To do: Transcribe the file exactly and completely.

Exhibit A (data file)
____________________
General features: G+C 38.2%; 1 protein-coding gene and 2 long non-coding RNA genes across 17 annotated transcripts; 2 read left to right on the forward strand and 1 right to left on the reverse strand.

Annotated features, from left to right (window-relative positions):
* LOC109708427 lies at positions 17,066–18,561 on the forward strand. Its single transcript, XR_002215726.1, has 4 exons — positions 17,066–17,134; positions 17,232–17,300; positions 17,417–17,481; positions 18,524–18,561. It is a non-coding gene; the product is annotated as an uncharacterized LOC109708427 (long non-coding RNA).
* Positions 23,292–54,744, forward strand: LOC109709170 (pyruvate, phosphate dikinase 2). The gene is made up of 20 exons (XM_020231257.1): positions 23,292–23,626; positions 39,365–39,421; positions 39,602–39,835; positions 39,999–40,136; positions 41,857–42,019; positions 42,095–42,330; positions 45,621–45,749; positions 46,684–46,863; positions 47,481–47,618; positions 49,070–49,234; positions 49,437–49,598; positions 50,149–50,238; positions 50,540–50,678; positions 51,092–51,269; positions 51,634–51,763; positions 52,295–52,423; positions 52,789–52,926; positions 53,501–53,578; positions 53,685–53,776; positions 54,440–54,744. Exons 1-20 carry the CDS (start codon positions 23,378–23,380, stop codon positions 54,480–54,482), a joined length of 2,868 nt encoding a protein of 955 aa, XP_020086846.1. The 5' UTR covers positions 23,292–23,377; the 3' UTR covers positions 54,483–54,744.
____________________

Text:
General features: G+C 38.2%; 1 protein-coding gene and 2 long non-coding RNA genes across 17 annotated transcripts; 2 read left to right on the forward strand and 1 right to left on the reverse strand.

Annotated features, from left to right (window-relative positions):
* LOC109708427 lies at positions 17,066–18,561 on the forward strand. Its single transcript, XR_002215726.1, has 4 exons — positions 17,066–17,134; positions 17,232–17,300; positions 17,417–17,481; positions 18,524–18,561. It is a non-coding gene; the product is annotated as an uncharacterized LOC109708427 (long non-coding RNA).
* Positions 23,292–54,744, forward strand: LOC109709170 (pyruvate, phosphate dikinase 2). The gene is made up of 20 exons (XM_020231257.1): positions 23,292–23,626; positions 39,365–39,421; positions 39,602–39,835; positions 39,999–40,136; positions 41,857–42,019; positions 42,095–42,330; positions 45,621–45,749; positions 46,684–46,863; positions 47,481–47,618; positions 49,070–49,234; positions 49,437–49,598; positions 50,149–50,238; positions 50,540–50,678; positions 51,092–51,269; positions 51,634–51,763; positions 52,295–52,423; positions 52,789–52,926; positions 53,501–53,578; positions 53,685–53,776; positions 54,440–54,744. Exons 1-20 carry the CDS (start codon positions 23,378–23,380, stop codon positions 54,480–54,482), a joined length of 2,868 nt encoding a protein of 955 aa, XP_020086846.1. The 5' UTR covers positions 23,292–23,377; the 3' UTR covers positions 54,483–54,744.